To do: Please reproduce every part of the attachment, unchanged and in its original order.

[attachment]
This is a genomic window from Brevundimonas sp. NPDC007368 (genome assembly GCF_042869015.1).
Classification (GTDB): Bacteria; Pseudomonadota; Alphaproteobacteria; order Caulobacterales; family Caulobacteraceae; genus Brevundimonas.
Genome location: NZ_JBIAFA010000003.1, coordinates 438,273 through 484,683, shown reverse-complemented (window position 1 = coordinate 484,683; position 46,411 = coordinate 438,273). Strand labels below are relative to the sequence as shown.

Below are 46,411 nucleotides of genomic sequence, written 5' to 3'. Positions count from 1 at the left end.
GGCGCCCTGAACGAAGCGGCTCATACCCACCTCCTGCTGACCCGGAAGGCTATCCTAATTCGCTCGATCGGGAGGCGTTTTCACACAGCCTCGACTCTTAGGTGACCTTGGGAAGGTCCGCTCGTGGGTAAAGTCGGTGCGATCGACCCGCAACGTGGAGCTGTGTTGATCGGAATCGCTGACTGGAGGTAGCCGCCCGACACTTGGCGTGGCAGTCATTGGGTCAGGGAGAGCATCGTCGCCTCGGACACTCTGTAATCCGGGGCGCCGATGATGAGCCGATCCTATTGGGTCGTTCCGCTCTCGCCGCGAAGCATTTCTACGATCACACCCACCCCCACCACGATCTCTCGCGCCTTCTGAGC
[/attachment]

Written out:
This is a genomic window from Brevundimonas sp. NPDC007368 (genome assembly GCF_042869015.1).
Classification (GTDB): Bacteria; Pseudomonadota; Alphaproteobacteria; order Caulobacterales; family Caulobacteraceae; genus Brevundimonas.
Genome location: NZ_JBIAFA010000003.1, coordinates 438,273 through 484,683, shown reverse-complemented (window position 1 = coordinate 484,683; position 46,411 = coordinate 438,273). Strand labels below are relative to the sequence as shown.

Below are 46,411 nucleotides of genomic sequence, written 5' to 3'. Positions count from 1 at the left end.
GGCGCCCTGAACGAAGCGGCTCATACCCACCTCCTGCTGACCCGGAAGGCTATCCTAATTCGCTCGATCGGGAGGCGTTTTCACACAGCCTCGACTCTTAGGTGACCTTGGGAAGGTCCGCTCGTGGGTAAAGTCGGTGCGATCGACCCGCAACGTGGAGCTGTGTTGATCGGAATCGCTGACTGGAGGTAGCCGCCCGACACTTGGCGTGGCAGTCATTGGGTCAGGGAGAGCATCGTCGCCTCGGACACTCTGTAATCCGGGGCGCCGATGATGAGCCGATCCTATTGGGTCGTTCCGCTCTCGCCGCGAAGCATTTCTACGATCACACCCACCCCCACCACGATCTCTCGCGCCTTCTGAGC